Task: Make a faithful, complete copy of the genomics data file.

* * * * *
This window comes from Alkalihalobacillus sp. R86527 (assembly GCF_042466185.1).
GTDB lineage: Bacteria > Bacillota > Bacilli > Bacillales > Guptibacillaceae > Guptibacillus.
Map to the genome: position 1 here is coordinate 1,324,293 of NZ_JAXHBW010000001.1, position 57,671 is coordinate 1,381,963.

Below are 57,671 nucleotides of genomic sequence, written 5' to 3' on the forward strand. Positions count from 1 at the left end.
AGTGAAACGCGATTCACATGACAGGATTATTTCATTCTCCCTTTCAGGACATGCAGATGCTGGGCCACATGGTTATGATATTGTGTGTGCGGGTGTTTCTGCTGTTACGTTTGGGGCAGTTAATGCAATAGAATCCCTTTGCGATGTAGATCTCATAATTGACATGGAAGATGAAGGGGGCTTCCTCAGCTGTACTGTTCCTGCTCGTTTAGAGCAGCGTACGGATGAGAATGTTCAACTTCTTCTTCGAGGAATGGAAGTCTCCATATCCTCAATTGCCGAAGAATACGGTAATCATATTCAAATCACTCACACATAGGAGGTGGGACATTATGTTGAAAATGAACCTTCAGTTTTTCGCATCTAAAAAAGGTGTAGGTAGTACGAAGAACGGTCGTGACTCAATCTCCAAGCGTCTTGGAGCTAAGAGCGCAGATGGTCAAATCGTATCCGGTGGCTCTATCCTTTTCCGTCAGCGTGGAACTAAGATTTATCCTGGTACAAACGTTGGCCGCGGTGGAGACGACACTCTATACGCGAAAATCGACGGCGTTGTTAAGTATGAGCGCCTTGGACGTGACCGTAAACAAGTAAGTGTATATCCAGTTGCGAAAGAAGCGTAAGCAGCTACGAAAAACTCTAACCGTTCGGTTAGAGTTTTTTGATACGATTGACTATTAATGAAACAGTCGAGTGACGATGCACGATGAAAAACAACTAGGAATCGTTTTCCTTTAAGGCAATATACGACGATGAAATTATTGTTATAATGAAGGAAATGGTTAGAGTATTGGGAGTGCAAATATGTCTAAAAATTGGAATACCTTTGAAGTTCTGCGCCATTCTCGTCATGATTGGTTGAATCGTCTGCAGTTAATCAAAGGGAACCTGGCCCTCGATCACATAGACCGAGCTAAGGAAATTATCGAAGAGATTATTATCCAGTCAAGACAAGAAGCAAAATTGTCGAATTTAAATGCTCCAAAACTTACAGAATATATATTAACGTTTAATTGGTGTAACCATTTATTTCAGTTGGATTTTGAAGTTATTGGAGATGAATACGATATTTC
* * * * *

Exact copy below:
This window comes from Alkalihalobacillus sp. R86527 (assembly GCF_042466185.1).
GTDB lineage: Bacteria > Bacillota > Bacilli > Bacillales > Guptibacillaceae > Guptibacillus.
Map to the genome: position 1 here is coordinate 1,324,293 of NZ_JAXHBW010000001.1, position 57,671 is coordinate 1,381,963.

Below are 57,671 nucleotides of genomic sequence, written 5' to 3' on the forward strand. Positions count from 1 at the left end.
AGTGAAACGCGATTCACATGACAGGATTATTTCATTCTCCCTTTCAGGACATGCAGATGCTGGGCCACATGGTTATGATATTGTGTGTGCGGGTGTTTCTGCTGTTACGTTTGGGGCAGTTAATGCAATAGAATCCCTTTGCGATGTAGATCTCATAATTGACATGGAAGATGAAGGGGGCTTCCTCAGCTGTACTGTTCCTGCTCGTTTAGAGCAGCGTACGGATGAGAATGTTCAACTTCTTCTTCGAGGAATGGAAGTCTCCATATCCTCAATTGCCGAAGAATACGGTAATCATATTCAAATCACTCACACATAGGAGGTGGGACATTATGTTGAAAATGAACCTTCAGTTTTTCGCATCTAAAAAAGGTGTAGGTAGTACGAAGAACGGTCGTGACTCAATCTCCAAGCGTCTTGGAGCTAAGAGCGCAGATGGTCAAATCGTATCCGGTGGCTCTATCCTTTTCCGTCAGCGTGGAACTAAGATTTATCCTGGTACAAACGTTGGCCGCGGTGGAGACGACACTCTATACGCGAAAATCGACGGCGTTGTTAAGTATGAGCGCCTTGGACGTGACCGTAAACAAGTAAGTGTATATCCAGTTGCGAAAGAAGCGTAAGCAGCTACGAAAAACTCTAACCGTTCGGTTAGAGTTTTTTGATACGATTGACTATTAATGAAACAGTCGAGTGACGATGCACGATGAAAAACAACTAGGAATCGTTTTCCTTTAAGGCAATATACGACGATGAAATTATTGTTATAATGAAGGAAATGGTTAGAGTATTGGGAGTGCAAATATGTCTAAAAATTGGAATACCTTTGAAGTTCTGCGCCATTCTCGTCATGATTGGTTGAATCGTCTGCAGTTAATCAAAGGGAACCTGGCCCTCGATCACATAGACCGAGCTAAGGAAATTATCGAAGAGATTATTATCCAGTCAAGACAAGAAGCAAAATTGTCGAATTTAAATGCTCCAAAACTTACAGAATATATATTAACGTTTAATTGGTGTAACCATTTATTTCAGTTGGATTTTGAAGTTATTGGAGATGAATACGATATTTC